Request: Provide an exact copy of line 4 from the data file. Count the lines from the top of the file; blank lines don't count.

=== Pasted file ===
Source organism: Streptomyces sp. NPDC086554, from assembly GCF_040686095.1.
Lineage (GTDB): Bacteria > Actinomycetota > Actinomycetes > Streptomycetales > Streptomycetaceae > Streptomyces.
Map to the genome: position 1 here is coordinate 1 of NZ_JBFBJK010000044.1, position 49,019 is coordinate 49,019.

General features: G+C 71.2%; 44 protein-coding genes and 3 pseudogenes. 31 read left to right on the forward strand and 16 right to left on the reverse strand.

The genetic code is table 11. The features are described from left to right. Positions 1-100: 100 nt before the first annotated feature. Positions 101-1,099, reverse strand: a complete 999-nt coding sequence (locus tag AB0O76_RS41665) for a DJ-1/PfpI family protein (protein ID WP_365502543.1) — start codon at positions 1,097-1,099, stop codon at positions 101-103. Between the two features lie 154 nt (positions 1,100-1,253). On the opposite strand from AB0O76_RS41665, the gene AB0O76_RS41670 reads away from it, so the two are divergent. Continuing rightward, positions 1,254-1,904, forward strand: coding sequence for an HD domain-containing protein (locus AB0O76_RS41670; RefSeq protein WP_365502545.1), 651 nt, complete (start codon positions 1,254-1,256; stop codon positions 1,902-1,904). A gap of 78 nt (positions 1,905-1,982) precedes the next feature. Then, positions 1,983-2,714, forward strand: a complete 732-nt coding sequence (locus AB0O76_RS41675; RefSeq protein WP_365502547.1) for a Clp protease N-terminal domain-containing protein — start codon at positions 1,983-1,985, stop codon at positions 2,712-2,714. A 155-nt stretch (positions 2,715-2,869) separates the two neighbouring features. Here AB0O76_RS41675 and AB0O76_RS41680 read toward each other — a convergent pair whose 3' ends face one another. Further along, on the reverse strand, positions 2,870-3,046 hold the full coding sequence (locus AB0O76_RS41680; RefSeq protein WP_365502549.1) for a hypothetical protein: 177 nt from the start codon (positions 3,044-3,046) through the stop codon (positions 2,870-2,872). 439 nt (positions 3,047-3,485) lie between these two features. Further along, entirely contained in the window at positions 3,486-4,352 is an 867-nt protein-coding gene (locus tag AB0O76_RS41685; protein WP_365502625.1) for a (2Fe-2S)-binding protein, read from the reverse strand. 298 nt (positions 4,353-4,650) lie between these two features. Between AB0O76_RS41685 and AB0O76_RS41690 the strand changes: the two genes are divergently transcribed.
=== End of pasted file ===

General features: G+C 71.2%; 44 protein-coding genes and 3 pseudogenes. 31 read left to right on the forward strand and 16 right to left on the reverse strand.